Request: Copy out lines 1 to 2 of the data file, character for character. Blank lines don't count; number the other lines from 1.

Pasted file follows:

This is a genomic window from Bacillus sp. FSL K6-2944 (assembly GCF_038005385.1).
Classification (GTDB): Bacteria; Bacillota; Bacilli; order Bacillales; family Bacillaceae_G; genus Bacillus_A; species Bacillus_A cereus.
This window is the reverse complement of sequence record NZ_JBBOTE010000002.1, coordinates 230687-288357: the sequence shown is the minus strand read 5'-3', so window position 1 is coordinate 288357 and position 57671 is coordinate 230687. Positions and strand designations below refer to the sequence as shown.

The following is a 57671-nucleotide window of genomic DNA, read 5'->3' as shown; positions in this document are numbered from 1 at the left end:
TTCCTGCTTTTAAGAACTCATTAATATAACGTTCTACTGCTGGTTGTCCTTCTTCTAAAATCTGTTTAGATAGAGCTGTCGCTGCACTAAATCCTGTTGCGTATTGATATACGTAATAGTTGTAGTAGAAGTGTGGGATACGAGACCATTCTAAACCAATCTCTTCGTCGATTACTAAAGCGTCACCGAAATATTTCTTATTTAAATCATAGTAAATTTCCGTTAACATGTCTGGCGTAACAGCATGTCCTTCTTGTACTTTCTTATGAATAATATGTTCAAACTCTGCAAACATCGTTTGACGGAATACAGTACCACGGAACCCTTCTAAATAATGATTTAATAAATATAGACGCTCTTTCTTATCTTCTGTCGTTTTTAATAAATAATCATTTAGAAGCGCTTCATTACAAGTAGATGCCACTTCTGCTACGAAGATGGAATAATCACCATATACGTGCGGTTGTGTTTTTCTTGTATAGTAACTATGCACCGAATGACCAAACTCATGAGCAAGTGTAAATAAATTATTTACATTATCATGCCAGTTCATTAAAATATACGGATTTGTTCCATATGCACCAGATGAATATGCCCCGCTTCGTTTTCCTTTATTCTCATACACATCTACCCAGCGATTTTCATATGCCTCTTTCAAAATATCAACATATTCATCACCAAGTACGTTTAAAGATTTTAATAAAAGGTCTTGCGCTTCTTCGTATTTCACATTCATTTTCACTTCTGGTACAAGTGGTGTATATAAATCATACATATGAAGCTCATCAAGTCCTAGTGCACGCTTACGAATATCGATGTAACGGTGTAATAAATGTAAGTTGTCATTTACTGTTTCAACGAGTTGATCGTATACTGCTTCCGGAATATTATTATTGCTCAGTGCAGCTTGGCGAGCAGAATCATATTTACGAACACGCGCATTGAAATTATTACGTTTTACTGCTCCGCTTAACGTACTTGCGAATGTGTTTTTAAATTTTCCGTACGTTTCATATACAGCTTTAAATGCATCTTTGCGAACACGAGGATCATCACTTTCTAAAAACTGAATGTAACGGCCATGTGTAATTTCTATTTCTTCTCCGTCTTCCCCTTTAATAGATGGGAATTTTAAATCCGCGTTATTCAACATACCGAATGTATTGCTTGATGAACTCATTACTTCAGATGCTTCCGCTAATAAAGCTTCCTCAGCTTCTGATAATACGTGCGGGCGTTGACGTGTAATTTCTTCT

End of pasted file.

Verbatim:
This is a genomic window from Bacillus sp. FSL K6-2944 (assembly GCF_038005385.1).
Classification (GTDB): Bacteria; Bacillota; Bacilli; order Bacillales; family Bacillaceae_G; genus Bacillus_A; species Bacillus_A cereus.